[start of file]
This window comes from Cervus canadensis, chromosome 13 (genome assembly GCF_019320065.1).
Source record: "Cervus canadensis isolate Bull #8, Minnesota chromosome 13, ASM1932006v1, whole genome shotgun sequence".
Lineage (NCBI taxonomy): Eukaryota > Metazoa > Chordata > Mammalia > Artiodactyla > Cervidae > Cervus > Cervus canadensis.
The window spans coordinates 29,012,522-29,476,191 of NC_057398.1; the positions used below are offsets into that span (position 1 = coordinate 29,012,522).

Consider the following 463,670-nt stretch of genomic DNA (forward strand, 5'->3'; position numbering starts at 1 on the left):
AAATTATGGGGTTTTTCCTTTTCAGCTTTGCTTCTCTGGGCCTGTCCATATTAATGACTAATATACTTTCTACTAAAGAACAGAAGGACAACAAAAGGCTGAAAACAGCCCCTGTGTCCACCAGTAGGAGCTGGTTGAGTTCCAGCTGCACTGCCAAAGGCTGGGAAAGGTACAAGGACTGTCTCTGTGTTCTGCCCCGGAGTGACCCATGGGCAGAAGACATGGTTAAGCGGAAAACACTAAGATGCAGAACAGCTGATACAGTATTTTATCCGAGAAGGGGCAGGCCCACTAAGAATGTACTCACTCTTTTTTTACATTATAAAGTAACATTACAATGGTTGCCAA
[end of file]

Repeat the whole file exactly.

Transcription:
This window comes from Cervus canadensis, chromosome 13 (genome assembly GCF_019320065.1).
Source record: "Cervus canadensis isolate Bull #8, Minnesota chromosome 13, ASM1932006v1, whole genome shotgun sequence".
Lineage (NCBI taxonomy): Eukaryota > Metazoa > Chordata > Mammalia > Artiodactyla > Cervidae > Cervus > Cervus canadensis.
The window spans coordinates 29,012,522-29,476,191 of NC_057398.1; the positions used below are offsets into that span (position 1 = coordinate 29,012,522).

Consider the following 463,670-nt stretch of genomic DNA (forward strand, 5'->3'; position numbering starts at 1 on the left):
AAATTATGGGGTTTTTCCTTTTCAGCTTTGCTTCTCTGGGCCTGTCCATATTAATGACTAATATACTTTCTACTAAAGAACAGAAGGACAACAAAAGGCTGAAAACAGCCCCTGTGTCCACCAGTAGGAGCTGGTTGAGTTCCAGCTGCACTGCCAAAGGCTGGGAAAGGTACAAGGACTGTCTCTGTGTTCTGCCCCGGAGTGACCCATGGGCAGAAGACATGGTTAAGCGGAAAACACTAAGATGCAGAACAGCTGATACAGTATTTTATCCGAGAAGGGGCAGGCCCACTAAGAATGTACTCACTCTTTTTTTACATTATAAAGTAACATTACAATGGTTGCCAA